Whether you read the newspapers, news magazines, watch TV or Cable News, or Business Reports; the question of stagnant economic opportunities precludes decisions making about staffing and the needs for full time talent. The thought process of people/talent decisions is veiled behind the weight of continued cost increases in all parts of business operations, including workplace safety, with labor being the largest chunk. Also the unpredictability of geopolitical issues not only is a cost issue, but a safety and security issue. Let's examine a few examples:
During the past week two giant oil industry service providers, where both full time and freelance layoffs in large amounts have occurred, announced their forecast for the second half of 2015. Each had opposite views as report by Joseph Triepke for Oilpro.com.
"Last Friday, Schlumberger could not have been more positive on the outlook, all things considered. The world's biggest oilfield service provider called the bottom for North America activity, predicted that North American rigs would return to work soon, was positive on oil prices, and ruled out any more lay-offs through September.
Schlumberger's optimism is not shared by Baker Hughes, the industry's third largest oilfield service company. While their international perspectives are similar, Baker's CEO does not see the return of activity Schlumberger expects in North America over the next six months."
In yet another oil industry issue is that of OPEC's continued overproduction of crude to hold their market share. What will happen to oil supply/demand when Iran's 4.5 mb/d explodes on the market within six months after economic sanctions are removed? Michael Tagge, BSS Regional Technical Advisor - LAO at Halliburton, says:
"The media, pundits, some financial analysts and a certain percentage of industry experts are giving the OPEC policy credit for depressing the price of oil over the next one to four years, depending on who is doing the talking. However, I think that there are conditions that may put significant pressure on OPEC's ability and desire to continue this policy beyond the short term. Even in a market with soft demand (as now), this policy will only work for as long as OPEC are willing to keep the market over supplied."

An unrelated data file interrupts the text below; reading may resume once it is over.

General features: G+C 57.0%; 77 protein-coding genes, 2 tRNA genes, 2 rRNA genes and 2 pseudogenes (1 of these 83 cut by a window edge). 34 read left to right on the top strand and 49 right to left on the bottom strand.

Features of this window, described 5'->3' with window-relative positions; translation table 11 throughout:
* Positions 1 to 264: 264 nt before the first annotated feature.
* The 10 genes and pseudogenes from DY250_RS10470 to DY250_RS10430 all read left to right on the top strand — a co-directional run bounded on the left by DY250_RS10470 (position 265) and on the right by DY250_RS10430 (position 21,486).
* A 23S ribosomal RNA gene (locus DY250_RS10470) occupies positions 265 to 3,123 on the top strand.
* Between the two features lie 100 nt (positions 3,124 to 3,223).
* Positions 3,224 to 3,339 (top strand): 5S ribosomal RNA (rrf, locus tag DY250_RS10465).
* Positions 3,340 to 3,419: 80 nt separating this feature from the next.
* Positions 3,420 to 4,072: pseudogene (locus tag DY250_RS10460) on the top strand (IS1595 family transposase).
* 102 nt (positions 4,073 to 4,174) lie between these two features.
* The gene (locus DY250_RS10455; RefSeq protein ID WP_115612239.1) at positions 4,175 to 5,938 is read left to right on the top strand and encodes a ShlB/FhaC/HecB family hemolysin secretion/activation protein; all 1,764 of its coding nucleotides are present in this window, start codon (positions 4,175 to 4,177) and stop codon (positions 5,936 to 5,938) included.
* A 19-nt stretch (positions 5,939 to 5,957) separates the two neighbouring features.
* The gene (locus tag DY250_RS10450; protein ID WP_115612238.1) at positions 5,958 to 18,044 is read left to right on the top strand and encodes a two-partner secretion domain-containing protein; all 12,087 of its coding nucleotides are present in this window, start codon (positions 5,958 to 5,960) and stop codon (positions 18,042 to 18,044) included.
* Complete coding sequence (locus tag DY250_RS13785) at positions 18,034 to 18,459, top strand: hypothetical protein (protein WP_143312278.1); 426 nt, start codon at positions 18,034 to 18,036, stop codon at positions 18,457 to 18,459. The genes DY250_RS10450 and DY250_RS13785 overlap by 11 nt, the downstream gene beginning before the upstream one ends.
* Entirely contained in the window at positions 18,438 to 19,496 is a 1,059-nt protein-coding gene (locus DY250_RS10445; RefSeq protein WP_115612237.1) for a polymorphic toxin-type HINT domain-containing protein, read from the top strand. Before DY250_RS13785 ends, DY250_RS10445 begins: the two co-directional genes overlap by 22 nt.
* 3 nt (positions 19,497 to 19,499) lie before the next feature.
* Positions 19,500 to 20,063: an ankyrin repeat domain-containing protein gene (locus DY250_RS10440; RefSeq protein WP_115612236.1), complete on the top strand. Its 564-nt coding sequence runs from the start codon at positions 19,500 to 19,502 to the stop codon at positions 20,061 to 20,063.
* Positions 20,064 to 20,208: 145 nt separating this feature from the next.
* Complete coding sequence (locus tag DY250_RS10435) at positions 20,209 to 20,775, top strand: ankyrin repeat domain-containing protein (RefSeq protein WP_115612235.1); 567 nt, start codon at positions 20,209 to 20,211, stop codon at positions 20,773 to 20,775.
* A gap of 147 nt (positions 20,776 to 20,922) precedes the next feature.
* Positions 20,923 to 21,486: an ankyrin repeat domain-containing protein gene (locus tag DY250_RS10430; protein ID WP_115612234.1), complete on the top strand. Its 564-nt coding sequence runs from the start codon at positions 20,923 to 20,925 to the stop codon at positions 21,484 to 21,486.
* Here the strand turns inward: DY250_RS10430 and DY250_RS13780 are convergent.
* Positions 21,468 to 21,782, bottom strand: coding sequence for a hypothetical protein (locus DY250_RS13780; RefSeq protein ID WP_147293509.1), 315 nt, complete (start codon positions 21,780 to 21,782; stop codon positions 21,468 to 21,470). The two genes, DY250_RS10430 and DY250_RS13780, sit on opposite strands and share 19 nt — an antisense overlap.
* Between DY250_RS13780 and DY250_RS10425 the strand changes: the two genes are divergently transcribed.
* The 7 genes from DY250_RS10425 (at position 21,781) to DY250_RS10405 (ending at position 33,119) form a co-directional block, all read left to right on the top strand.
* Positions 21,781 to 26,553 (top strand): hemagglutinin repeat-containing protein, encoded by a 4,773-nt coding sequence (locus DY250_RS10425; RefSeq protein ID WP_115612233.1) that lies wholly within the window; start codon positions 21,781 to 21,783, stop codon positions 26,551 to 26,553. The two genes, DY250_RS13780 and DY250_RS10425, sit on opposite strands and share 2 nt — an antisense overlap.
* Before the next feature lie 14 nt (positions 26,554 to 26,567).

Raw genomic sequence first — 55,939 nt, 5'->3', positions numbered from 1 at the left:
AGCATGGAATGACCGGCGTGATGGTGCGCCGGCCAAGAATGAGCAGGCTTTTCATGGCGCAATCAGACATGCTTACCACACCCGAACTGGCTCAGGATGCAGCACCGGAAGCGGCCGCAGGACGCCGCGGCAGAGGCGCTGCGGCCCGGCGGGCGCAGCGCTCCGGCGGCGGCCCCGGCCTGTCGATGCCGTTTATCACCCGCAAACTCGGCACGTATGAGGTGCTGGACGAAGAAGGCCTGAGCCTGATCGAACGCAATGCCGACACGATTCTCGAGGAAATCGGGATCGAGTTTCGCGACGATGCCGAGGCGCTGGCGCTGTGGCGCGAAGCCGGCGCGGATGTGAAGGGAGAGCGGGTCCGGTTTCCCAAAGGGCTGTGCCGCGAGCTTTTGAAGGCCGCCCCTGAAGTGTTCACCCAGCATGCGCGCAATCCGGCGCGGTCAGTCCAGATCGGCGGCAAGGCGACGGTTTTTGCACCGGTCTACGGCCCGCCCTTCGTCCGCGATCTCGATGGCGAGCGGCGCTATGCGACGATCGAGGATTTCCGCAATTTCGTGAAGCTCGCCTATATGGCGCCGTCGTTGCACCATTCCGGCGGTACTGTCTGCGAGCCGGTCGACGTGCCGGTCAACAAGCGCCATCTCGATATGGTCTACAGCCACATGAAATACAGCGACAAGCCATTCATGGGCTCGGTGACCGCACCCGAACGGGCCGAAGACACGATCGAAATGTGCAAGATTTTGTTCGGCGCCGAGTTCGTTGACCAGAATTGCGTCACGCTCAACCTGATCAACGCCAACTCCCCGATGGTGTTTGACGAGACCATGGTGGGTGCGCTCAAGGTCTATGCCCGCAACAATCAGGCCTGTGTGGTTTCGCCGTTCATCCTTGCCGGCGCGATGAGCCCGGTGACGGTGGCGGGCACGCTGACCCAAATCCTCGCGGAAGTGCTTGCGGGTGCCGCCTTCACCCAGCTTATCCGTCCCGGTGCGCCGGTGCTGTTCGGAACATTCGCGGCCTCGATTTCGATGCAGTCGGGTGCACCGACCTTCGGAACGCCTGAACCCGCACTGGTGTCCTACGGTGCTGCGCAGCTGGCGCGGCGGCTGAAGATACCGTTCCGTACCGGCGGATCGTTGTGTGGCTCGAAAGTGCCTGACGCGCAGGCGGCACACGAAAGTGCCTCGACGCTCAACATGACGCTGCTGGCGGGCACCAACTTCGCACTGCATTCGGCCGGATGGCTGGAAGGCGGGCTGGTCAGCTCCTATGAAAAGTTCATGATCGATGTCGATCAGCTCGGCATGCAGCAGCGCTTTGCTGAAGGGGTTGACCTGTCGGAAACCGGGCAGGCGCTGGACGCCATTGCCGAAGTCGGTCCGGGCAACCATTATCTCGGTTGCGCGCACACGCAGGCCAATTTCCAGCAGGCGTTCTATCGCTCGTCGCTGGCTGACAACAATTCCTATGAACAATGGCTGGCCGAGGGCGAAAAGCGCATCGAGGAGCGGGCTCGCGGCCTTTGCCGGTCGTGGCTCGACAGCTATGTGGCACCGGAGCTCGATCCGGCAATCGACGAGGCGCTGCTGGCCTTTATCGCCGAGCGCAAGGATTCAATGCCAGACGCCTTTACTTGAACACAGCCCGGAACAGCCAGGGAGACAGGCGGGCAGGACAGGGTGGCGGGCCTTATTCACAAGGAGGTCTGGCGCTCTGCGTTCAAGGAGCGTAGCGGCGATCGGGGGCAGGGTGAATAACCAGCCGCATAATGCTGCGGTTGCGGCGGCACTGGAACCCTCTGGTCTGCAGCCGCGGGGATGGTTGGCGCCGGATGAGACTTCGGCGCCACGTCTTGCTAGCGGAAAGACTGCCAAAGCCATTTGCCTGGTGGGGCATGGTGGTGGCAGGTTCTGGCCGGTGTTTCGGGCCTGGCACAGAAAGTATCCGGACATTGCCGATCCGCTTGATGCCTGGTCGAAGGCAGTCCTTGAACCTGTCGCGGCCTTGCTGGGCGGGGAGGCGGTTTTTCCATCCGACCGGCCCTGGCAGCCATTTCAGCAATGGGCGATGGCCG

A New England global manufacturer of products dependent on oil byproducts has had a hiring freeze since February because decision makers can't forecast the cost of the oil byproduct used in the production of their products. They, like others who use oil byproducts in the production of their products, don't see that changing anytime soon.
These are a small example of how global or geopolitical policies can negatively affect decisions about talent, jobs and growth in BIG numbers.
Here are a few more issues which will factor into HR and decisions about payroll:
The potential seems strong that the US economy will end 2015 with negative GDP, which means we are back in a recession we seem to have never left.
The pool of qualified workers who can't find full time employment keeps growing with many taking one or more low paying part time jobs to pay living expenses.
Business continues to monitor consumer spending and will react swiftly to any shifts downward by cutting costs. When you have squeezed most cost waste out of business processes with technology the only place left is labor costs.
Also the potential threats to global business and homeland security increases in the share of mind of people decision making.
Since 2001, the number of issues which most enterprises have to incorporate in their business strategy and workforce decisions has increased exponentially. Some were from lower costs for technology. Some were from new market opportunities. Most are about the cost of the right human capital when and where needed, benefits costs, and workplace safety. The thinking that past experience, history and gut instincts will "see you through" until the next person's watch, just won't cut it for profitability and shareholder value, let alone internal stakeholders.
It is long past time to start using more statistical data for both kinds of capital. It's long past time to not factor in the cost impacts of federal work regulations, new healthcare rules and costs, outsourced labor, and the increased legal and compliance fees that should be included in the true cost of labor.
The GIG economy of procuring the right talent, when and where you need it, is emerging and needs to be factored into a blended workforce strategy to remain competitive. Do you have the right HR leadership to do this effectively? You will need outside experts with a broader view of these issues with business and statistical capabilities to set you on the right path. Why? Because these issues will only increase the demands of time and attention in the decision making process. If you are not already invested, you can bet some of your competitors already have!